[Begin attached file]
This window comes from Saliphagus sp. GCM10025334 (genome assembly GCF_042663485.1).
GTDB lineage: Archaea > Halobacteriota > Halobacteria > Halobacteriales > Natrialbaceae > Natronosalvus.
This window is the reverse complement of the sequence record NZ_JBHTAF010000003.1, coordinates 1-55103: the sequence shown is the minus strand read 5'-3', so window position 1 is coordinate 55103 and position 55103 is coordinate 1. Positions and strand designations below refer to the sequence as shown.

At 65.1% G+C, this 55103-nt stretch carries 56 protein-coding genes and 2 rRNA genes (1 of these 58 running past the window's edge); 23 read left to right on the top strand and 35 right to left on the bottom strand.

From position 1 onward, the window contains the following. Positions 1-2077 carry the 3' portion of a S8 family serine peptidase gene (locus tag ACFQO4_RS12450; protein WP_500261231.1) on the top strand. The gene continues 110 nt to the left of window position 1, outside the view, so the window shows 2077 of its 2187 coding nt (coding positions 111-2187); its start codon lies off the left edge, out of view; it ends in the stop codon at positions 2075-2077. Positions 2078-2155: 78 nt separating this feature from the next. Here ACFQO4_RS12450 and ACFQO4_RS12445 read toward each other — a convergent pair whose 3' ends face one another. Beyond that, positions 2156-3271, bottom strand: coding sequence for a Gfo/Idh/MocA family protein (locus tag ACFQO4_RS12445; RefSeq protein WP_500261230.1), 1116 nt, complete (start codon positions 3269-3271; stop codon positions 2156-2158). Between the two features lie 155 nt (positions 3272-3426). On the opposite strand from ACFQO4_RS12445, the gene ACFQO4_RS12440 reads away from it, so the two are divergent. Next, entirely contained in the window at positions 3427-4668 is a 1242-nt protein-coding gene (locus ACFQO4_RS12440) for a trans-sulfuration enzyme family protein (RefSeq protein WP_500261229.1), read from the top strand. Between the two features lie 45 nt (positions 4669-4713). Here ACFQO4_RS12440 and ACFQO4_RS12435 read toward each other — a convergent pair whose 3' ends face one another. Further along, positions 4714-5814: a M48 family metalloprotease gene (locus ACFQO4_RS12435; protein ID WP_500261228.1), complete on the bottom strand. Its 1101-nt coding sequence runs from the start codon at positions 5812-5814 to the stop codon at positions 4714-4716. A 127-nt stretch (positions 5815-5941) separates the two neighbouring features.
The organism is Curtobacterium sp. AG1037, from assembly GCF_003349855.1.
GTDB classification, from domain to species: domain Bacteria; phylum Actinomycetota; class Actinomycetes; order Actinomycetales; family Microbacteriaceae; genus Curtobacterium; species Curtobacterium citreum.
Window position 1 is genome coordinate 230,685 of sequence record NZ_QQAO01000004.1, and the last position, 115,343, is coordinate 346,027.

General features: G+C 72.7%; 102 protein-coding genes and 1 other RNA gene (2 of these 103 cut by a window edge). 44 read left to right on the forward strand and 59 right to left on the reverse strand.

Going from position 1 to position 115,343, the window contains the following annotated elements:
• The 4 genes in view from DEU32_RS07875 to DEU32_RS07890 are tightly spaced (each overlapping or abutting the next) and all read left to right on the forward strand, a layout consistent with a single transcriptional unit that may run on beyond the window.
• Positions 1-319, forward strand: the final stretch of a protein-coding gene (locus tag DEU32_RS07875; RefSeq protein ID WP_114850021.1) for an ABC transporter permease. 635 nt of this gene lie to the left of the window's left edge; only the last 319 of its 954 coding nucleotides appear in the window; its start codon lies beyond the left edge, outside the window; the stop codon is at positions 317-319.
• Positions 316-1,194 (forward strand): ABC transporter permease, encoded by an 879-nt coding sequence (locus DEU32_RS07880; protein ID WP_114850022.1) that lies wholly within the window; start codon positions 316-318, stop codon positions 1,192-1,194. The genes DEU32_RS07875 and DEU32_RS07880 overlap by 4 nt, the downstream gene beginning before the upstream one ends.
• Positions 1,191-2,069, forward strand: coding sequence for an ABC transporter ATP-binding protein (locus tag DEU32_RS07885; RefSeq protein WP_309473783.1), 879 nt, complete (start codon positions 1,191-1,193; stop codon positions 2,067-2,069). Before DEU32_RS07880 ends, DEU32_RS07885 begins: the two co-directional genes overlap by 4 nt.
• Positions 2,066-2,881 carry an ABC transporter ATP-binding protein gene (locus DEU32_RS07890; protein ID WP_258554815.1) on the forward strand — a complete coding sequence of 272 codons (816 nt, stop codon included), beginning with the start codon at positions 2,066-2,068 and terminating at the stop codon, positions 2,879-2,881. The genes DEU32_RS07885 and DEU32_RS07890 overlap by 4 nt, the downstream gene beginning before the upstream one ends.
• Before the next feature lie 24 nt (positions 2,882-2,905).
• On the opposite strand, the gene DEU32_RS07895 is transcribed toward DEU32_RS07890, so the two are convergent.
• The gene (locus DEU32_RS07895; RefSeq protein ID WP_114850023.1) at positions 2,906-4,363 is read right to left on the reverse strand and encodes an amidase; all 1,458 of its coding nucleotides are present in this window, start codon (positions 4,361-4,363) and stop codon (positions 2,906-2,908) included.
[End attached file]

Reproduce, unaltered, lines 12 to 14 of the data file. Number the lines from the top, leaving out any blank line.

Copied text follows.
• Positions 1-319, forward strand: the final stretch of a protein-coding gene (locus tag DEU32_RS07875; RefSeq protein ID WP_114850021.1) for an ABC transporter permease. 635 nt of this gene lie to the left of the window's left edge; only the last 319 of its 954 coding nucleotides appear in the window; its start codon lies beyond the left edge, outside the window; the stop codon is at positions 317-319.
• Positions 316-1,194 (forward strand): ABC transporter permease, encoded by an 879-nt coding sequence (locus DEU32_RS07880; protein ID WP_114850022.1) that lies wholly within the window; start codon positions 316-318, stop codon positions 1,192-1,194. The genes DEU32_RS07875 and DEU32_RS07880 overlap by 4 nt, the downstream gene beginning before the upstream one ends.
• Positions 1,191-2,069, forward strand: coding sequence for an ABC transporter ATP-binding protein (locus tag DEU32_RS07885; RefSeq protein WP_309473783.1), 879 nt, complete (start codon positions 1,191-1,193; stop codon positions 2,067-2,069). Before DEU32_RS07880 ends, DEU32_RS07885 begins: the two co-directional genes overlap by 4 nt.